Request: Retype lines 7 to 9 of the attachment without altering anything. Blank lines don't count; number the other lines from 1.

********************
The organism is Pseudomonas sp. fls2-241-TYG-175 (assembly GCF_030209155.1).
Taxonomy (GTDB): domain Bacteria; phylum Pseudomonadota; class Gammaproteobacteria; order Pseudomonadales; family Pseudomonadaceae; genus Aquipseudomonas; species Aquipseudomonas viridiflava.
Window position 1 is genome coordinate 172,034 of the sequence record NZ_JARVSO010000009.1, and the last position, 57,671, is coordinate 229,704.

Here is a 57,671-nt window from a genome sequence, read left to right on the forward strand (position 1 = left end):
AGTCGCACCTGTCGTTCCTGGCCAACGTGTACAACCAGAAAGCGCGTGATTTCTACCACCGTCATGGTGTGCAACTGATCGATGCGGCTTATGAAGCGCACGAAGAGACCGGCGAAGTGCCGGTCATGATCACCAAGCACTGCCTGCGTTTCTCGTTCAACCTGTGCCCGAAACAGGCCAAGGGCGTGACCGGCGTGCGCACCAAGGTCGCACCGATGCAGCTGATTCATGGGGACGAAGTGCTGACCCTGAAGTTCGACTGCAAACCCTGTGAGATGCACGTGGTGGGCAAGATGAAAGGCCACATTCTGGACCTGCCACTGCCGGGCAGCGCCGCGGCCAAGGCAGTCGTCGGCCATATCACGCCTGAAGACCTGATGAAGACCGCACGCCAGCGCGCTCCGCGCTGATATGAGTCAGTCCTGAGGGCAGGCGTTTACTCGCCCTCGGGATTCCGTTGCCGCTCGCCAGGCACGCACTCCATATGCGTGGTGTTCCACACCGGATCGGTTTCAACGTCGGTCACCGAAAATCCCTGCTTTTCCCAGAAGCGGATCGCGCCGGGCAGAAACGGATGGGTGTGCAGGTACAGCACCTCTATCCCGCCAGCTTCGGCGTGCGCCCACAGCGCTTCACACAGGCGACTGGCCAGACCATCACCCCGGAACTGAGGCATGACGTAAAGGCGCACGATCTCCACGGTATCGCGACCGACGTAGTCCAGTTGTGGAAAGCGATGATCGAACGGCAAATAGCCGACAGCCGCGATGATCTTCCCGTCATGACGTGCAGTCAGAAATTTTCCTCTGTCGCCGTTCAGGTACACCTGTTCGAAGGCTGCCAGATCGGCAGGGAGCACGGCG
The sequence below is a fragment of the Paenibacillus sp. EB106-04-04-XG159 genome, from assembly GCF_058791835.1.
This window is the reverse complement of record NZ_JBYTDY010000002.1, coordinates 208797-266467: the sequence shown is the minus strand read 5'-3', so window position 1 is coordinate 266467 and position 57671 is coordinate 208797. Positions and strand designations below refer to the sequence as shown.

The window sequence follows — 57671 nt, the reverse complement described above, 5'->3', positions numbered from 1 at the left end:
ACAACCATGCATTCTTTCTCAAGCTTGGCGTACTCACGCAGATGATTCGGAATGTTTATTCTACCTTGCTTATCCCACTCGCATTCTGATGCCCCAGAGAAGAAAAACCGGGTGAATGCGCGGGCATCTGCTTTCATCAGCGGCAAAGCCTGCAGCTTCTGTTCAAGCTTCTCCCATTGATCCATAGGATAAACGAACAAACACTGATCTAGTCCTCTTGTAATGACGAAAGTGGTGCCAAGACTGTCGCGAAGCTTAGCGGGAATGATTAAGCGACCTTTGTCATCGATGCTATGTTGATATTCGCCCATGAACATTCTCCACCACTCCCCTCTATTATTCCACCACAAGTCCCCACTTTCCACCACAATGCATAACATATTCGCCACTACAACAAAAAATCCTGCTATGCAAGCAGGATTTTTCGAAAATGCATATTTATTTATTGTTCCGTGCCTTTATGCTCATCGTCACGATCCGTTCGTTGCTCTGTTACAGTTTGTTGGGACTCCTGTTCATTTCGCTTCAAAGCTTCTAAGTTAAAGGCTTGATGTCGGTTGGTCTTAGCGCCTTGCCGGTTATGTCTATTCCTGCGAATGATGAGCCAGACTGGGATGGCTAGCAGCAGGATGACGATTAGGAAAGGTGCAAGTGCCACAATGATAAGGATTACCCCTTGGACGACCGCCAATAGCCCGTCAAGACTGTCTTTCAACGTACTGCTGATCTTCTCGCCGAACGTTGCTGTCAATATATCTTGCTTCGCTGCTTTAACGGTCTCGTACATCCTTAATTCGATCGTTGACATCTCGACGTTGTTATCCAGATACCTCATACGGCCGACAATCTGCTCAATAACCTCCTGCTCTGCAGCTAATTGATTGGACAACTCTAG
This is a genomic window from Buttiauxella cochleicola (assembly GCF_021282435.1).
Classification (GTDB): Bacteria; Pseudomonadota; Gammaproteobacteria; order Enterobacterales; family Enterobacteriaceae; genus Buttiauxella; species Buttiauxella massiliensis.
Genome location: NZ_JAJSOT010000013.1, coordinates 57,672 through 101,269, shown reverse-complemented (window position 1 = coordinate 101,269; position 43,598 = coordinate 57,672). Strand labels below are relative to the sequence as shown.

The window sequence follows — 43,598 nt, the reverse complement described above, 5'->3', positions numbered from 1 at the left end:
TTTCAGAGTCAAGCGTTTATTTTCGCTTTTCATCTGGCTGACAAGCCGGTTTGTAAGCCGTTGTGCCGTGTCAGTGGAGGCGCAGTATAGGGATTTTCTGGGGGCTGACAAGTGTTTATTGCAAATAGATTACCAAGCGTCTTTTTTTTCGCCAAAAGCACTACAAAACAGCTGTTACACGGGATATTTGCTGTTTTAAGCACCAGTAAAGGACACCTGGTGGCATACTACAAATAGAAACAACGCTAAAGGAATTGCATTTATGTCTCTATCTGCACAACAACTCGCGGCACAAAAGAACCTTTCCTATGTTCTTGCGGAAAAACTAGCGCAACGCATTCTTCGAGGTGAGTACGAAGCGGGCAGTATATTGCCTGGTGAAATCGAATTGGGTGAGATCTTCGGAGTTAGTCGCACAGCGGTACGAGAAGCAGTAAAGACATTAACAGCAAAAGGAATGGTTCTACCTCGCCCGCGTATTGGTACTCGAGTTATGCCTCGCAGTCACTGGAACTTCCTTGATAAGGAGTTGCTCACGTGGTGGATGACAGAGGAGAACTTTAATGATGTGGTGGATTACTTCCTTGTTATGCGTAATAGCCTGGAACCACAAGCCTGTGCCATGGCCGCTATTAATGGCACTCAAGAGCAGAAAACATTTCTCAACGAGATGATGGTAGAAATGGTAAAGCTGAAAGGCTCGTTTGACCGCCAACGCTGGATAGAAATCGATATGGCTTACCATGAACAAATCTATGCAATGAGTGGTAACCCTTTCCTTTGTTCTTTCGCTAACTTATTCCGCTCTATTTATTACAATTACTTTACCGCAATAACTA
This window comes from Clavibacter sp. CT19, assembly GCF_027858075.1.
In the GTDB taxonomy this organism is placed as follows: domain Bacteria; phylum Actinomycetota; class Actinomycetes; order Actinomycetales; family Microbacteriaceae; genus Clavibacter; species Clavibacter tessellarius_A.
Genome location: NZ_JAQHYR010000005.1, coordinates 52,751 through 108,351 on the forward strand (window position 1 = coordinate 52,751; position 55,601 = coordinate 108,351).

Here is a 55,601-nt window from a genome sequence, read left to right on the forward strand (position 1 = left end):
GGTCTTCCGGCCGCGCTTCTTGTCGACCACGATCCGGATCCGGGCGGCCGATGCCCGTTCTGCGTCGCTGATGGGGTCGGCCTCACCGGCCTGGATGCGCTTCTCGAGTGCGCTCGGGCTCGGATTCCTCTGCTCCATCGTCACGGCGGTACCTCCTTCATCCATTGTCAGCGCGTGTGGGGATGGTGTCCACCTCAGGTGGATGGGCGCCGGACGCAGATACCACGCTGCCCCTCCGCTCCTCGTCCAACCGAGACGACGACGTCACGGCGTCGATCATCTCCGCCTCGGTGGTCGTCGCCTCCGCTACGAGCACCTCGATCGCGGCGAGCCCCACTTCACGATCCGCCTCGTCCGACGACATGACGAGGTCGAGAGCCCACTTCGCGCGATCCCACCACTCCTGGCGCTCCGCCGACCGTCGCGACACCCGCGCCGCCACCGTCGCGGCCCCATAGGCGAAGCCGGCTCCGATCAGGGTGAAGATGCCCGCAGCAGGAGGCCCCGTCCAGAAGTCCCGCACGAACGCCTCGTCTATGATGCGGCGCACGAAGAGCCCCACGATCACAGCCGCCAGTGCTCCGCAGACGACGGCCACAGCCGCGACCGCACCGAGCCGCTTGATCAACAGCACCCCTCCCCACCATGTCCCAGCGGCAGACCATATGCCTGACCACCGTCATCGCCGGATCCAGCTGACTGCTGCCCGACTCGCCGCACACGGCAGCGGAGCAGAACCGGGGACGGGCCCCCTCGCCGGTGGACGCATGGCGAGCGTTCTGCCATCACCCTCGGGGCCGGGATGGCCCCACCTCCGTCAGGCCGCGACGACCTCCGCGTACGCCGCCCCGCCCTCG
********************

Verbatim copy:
This window is the reverse complement of record NZ_JBYTDY010000002.1, coordinates 208797-266467: the sequence shown is the minus strand read 5'-3', so window position 1 is coordinate 266467 and position 57671 is coordinate 208797. Positions and strand designations below refer to the sequence as shown.

The window sequence follows — 57671 nt, the reverse complement described above, 5'->3', positions numbered from 1 at the left end:
ACAACCATGCATTCTTTCTCAAGCTTGGCGTACTCACGCAGATGATTCGGAATGTTTATTCTACCTTGCTTATCCCACTCGCATTCTGATGCCCCAGAGAAGAAAAACCGGGTGAATGCGCGGGCATCTGCTTTCATCAGCGGCAAAGCCTGCAGCTTCTGTTCAAGCTTCTCCCATTGATCCATAGGATAAACGAACAAACACTGATCTAGTCCTCTTGTAATGACGAAAGTGGTGCCAAGACTGTCGCGAAGCTTAGCGGGAATGATTAAGCGACCTTTGTCATCGATGCTATGTTGATATTCGCCCATGAACATTCTCCACCACTCCCCTCTATTATTCCACCACAAGTCCCCACTTTCCACCACAATGCATAACATATTCGCCACTACAACAAAAAATCCTGCTATGCAAGCAGGATTTTTCGAAAATGCATATTTATTTATTGTTCCGTGCCTTTATGCTCATCGTCACGATCCGTTCGTTGCTCTGTTACAGTTTGTTGGGACTCCTGTTCATTTCGCTTCAAAGCTTCTAAGTTAAAGGCTTGATGTCGGTTGGTCTTAGCGCCTTGCCGGTTATGTCTATTCCTGCGAATGATGAGCCAGACTGGGATGGCTAGCAGCAGGATGACGATTAGGAAAGGTGCAAGTGCCACAATGATAAGGATTACCCCTTGGACGACCGCCAATAGCCCGTCAAGACTGTCTTTCAACGTACTGCTGATCTTCTCGCCGAACGTTGCTGTCAATATATCTTGCTTCGCTGCTTTAACGGTCTCGTACATCCTTAATTCGATCGTTGACATCTCGACGTTGTTATCCAGATACCTCATACGGCCGACAATCTGCTCAATAACCTCCTGCTCTGCAGCTAATTGATTGGACAACTCTAG